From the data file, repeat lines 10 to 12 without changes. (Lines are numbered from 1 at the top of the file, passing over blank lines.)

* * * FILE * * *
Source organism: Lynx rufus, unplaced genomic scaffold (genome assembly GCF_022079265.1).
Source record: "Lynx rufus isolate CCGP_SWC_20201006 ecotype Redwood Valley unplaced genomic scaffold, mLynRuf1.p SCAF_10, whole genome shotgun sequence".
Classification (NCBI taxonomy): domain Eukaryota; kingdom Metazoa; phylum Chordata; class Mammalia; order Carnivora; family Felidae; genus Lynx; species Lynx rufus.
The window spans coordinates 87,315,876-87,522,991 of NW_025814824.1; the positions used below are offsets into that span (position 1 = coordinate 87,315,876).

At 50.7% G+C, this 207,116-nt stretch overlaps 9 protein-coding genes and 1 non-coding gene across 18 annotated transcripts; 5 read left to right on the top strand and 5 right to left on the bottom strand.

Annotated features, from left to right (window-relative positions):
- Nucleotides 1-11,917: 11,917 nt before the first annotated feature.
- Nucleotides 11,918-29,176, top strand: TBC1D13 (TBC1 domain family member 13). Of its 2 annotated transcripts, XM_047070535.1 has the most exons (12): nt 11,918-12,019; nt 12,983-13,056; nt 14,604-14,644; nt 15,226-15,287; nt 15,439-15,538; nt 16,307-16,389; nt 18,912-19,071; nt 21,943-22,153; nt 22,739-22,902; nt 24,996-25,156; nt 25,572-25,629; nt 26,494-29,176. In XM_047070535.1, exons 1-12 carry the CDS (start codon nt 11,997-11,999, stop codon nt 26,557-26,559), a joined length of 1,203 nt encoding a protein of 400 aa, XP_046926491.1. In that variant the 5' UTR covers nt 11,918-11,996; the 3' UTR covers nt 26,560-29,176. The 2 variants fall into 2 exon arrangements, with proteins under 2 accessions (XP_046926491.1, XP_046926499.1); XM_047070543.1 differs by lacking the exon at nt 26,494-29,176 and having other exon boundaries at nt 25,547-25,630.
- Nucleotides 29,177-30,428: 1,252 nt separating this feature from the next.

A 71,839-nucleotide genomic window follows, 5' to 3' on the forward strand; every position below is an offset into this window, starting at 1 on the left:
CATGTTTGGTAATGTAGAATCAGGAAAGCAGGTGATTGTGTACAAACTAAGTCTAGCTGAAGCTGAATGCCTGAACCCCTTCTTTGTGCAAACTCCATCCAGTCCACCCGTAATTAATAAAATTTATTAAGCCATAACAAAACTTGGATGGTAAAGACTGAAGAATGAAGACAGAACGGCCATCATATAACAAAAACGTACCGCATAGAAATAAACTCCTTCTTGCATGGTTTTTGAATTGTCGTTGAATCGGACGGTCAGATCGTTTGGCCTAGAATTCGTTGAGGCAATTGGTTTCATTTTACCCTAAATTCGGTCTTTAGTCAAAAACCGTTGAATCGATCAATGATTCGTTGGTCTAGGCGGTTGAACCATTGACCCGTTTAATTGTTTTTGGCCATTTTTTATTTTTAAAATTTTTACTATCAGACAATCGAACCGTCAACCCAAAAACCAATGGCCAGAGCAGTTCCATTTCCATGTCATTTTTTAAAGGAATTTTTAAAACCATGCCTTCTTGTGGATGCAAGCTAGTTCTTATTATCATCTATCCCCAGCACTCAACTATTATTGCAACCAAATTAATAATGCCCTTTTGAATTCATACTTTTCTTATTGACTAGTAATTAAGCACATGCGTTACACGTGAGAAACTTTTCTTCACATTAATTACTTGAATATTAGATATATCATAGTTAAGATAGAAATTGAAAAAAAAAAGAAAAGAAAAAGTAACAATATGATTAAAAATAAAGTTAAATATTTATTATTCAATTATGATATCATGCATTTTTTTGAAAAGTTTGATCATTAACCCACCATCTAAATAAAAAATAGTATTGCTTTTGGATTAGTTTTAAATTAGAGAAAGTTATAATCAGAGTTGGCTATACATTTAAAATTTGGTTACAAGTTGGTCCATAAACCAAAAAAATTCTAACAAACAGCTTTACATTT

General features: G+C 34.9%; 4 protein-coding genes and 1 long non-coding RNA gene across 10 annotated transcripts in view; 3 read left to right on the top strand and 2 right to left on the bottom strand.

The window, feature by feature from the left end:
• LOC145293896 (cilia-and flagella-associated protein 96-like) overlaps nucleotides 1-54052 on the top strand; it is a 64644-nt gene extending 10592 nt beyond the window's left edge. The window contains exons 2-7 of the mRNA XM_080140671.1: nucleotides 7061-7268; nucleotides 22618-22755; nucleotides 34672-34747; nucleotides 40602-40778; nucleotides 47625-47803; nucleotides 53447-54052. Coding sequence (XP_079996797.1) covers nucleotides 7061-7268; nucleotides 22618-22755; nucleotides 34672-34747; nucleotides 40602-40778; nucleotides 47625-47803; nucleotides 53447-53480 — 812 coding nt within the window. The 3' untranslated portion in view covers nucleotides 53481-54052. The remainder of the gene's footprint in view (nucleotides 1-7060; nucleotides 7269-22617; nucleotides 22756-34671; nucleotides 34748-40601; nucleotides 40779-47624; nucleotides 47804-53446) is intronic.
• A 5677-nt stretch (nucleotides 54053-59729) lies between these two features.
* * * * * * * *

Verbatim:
A 71,839-nucleotide genomic window follows, 5' to 3' on the forward strand; every position below is an offset into this window, starting at 1 on the left:
CATGTTTGGTAATGTAGAATCAGGAAAGCAGGTGATTGTGTACAAACTAAGTCTAGCTGAAGCTGAATGCCTGAACCCCTTCTTTGTGCAAACTCCATCCAGTCCACCCGTAATTAATAAAATTTATTAAGCCATAACAAAACTTGGATGGTAAAGACTGAAGAATGAAGACAGAACGGCCATCATATAACAAAAACGTACCGCATAGAAATAAACTCCTTCTTGCATGGTTTTTGAATTGTCGTTGAATCGGACGGTCAGATCGTTTGGCCTAGAATTCGTTGAGGCAATTGGTTTCATTTTACCCTAAATTCGGTCTTTAGTCAAAAACCGTTGAATCGATCAATGATTCGTTGGTCTAGGCGGTTGAACCATTGACCCGTTTAATTGTTTTTGGCCATTTTTTATTTTTAAAATTTTTACTATCAGACAATCGAACCGTCAACCCAAAAACCAATGGCCAGAGCAGTTCCATTTCCATGTCATTTTTTAAAGGAATTTTTAAAACCATGCCTTCTTGTGGATGCAAGCTAGTTCTTATTATCATCTATCCCCAGCACTCAACTATTATTGCAACCAAATTAATAATGCCCTTTTGAATTCATACTTTTCTTATTGACTAGTAATTAAGCACATGCGTTACACGTGAGAAACTTTTCTTCACATTAATTACTTGAATATTAGATATATCATAGTTAAGATAGAAATTGAAAAAAAAAAGAAAAGAAAAAGTAACAATATGATTAAAAATAAAGTTAAATATTTATTATTCAATTATGATATCATGCATTTTTTTGAAAAGTTTGATCATTAACCCACCATCTAAATAAAAAATAGTATTGCTTTTGGATTAGTTTTAAATTAGAGAAAGTTATAATCAGAGTTGGCTATACATTTAAAATTTGGTTACAAGTTGGTCCATAAACCAAAAAAATTCTAACAAACAGCTTTACATTT

General features: G+C 34.9%; 4 protein-coding genes and 1 long non-coding RNA gene across 10 annotated transcripts in view; 3 read left to right on the top strand and 2 right to left on the bottom strand.